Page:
The French business tycoon is a majority shareholder of PPR, whose brands include Yves Saint Laurent, Gucci, and Puma. A proud owner of a large portfolio of contemporary art, by over 80 top artists including Piet Mondrian and Pablo Picasso, he showcases part of it at the Palazzo Grassi in Venice and the Punta della Dogana. A good collector, François Pinault avers should have an eye, emotion and the capacity to feel something (different) in a work. It’s all about emotion in art.

Thea and Ethan Wagner
Thea and Ethan Wagner, the art loving couple, peruses fairs, bids at auctions and checks into gallery openings and attends museum previews. Apart from offering advice to aspiring collectors, the two are busy enhancing their own collection of contemporary pieces by renowned American and European artists. It collection encompasses works from the 1950s to the present.

It’s also time for them perhaps to decide where it would ultimately go. Ms. Westreich Wagner mentions: “We have been together for 22 years and we have been collecting (art) for 22 years.” After several years of deliberation, they have promised to give over 800 works to two institutions - the New York-based Whitney Museum of American Art, and Paris-based Pompidou Center. Curators at both institutions are now planning a major showcase of works drawn from the collection.

Bernardo Paz
About thousand employees swarm around Bernardo Paz’s contemporary-art complex Inhotim nestled in the picturesque hills of southeast Brazil, away from Brazil’s mainstream collecting scenes in Rio de Janeiro and São Paulo. Globetrotting art aficionados soak into the beauty of almost 500 stunning works like ‘Sonic Pavilion’ by Doug Aitken that employs high-sensitivity microphones put in a 633-foot hole to spread the bass murmur of Earth’s deft inner depths. His botanical garden has over 1,400 species of palm trees, apart from other rare plants such as the titun arum from Sumatra. Sprawling over nearly 5,000 acres, it has room for 2,000 more artworks, at least.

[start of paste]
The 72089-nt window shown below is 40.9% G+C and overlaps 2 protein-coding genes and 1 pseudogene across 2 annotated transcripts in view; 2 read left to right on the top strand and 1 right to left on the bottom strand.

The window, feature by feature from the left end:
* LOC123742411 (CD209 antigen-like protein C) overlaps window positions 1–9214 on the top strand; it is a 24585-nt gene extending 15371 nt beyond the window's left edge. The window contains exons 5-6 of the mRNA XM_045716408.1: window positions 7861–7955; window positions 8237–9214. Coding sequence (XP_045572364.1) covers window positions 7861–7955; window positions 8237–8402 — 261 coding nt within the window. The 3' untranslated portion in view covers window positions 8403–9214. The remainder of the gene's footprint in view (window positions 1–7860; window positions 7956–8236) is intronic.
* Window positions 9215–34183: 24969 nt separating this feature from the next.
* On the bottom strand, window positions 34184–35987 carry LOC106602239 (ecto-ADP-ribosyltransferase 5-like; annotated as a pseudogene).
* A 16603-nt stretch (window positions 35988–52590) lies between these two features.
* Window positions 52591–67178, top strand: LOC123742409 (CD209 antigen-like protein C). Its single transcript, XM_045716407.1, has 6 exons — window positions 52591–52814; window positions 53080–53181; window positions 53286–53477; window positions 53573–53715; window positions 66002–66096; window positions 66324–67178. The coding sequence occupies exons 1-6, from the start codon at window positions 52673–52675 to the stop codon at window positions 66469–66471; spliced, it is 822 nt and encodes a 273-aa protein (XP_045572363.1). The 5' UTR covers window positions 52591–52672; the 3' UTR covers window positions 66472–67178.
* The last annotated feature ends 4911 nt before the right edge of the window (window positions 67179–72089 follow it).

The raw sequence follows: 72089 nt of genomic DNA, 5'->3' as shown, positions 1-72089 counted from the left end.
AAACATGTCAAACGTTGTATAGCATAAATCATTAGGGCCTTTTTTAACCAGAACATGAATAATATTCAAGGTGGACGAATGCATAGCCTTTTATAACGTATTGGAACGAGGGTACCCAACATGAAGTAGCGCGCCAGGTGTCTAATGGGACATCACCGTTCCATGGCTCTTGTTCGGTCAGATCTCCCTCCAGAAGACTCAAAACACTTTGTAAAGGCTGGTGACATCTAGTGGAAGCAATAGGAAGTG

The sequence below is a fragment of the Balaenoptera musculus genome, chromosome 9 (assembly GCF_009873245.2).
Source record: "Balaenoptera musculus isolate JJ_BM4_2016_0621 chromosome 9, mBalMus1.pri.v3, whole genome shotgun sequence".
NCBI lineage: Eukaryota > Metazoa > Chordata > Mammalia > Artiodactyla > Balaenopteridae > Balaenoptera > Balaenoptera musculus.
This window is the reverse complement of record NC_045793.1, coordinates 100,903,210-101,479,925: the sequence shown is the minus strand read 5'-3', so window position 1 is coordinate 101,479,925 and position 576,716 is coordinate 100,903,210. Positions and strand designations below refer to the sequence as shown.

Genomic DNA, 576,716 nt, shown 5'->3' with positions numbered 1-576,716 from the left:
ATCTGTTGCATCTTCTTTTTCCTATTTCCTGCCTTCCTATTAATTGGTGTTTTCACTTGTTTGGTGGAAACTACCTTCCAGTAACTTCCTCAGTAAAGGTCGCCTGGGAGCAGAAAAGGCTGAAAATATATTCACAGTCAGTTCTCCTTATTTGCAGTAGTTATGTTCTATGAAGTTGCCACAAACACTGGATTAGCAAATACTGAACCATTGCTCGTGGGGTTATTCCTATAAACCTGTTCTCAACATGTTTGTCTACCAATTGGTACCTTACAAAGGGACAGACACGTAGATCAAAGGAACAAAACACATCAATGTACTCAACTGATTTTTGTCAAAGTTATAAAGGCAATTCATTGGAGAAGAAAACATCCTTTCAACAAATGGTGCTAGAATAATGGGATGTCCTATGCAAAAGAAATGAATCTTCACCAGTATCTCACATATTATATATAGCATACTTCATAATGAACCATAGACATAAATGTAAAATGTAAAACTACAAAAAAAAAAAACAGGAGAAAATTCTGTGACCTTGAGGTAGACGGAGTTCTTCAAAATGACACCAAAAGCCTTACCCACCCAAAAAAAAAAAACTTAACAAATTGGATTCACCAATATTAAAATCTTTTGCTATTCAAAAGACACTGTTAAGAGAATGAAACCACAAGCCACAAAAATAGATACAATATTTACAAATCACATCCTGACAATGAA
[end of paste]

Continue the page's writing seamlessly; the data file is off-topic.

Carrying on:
The 61-year-old lanky, mining magnate whispers are barely audible. A high school dropout, his first work experience was at a gas filling station run by his father. Later he worked at stock exchange before taking up mining and erecting a business empire that finances operations of Inhotim (pronounced in-yo-TCHEEM) to the tune of about $60- $70 million each year. Certain masterpieces from Brazil’s boom time still survive, testifying past extravagance.

There are some private collections of contemporary-art elsewhere in Latin America accessible to the public, but none really has Inhotim’s exuberance. Curators and art historians marvel at the chaotic vision and sheer scale of Mr. Paz’s collection that devotes elaborate space to major artist projects. No surprise, Inhotim receives millions of visitors every year. In order to make it self-sustaining, the visionary collector intends to build hotels for visitors, a grand amphitheater, and even a ‘lofts’ complex for those keen to ‘live amid the collection’.

For now, he is more concerned with drawing the masses to works such as ‘Restore Now’ by Swiss artist Thomas Hirschhorn, in which texts by philosophers like Deleuze and Jacques Derrida are interspersed with eerie images of mutilated bodies. He quips, “There are works here that I haven’t entered yet, which everyone said were spectacular, but then why should I go in there? I don’t really consider myself that passionate for art. But gardens, that’s more what I like.”